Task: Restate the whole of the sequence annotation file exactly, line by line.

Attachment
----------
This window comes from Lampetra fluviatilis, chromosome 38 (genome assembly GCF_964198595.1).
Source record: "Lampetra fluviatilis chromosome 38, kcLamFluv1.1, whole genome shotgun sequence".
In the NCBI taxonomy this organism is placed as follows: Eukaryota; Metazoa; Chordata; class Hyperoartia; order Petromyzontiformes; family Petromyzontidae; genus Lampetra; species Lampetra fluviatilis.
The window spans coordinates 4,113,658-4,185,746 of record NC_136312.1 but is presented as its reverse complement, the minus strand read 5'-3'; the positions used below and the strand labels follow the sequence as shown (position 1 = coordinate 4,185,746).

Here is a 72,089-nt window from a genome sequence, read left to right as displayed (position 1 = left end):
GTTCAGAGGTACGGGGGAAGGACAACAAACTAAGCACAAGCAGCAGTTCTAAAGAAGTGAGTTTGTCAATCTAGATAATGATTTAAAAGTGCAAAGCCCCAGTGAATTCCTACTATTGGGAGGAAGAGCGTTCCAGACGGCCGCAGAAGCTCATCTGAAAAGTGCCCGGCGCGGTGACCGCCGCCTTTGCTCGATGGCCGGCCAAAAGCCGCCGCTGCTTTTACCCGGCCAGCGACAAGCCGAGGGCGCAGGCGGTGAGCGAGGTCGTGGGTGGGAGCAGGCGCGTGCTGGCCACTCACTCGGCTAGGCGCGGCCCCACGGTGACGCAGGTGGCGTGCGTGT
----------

This window comes from Lampetra fluviatilis, chromosome 38 (genome assembly GCF_964198595.1).
Source record: "Lampetra fluviatilis chromosome 38, kcLamFluv1.1, whole genome shotgun sequence".
In the NCBI taxonomy this organism is placed as follows: Eukaryota; Metazoa; Chordata; class Hyperoartia; order Petromyzontiformes; family Petromyzontidae; genus Lampetra; species Lampetra fluviatilis.
The window spans coordinates 4,113,658-4,185,746 of record NC_136312.1 but is presented as its reverse complement, the minus strand read 5'-3'; the positions used below and the strand labels follow the sequence as shown (position 1 = coordinate 4,185,746).

Here is a 72,089-nt window from a genome sequence, read left to right as displayed (position 1 = left end):
GTTCAGAGGTACGGGGGAAGGACAACAAACTAAGCACAAGCAGCAGTTCTAAAGAAGTGAGTTTGTCAATCTAGATAATGATTTAAAAGTGCAAAGCCCCAGTGAATTCCTACTATTGGGAGGAAGAGCGTTCCAGACGGCCGCAGAAGCTCATCTGAAAAGTGCCCGGCGCGGTGACCGCCGCCTTTGCTCGATGGCCGGCCAAAAGCCGCCGCTGCTTTTACCCGGCCAGCGACAAGCCGAGGGCGCAGGCGGTGAGCGAGGTCGTGGGTGGGAGCAGGCGCGTGCTGGCCACTCACTCGGCTAGGCGCGGCCCCACGGTGACGCAGGTGGCGTGCGTGT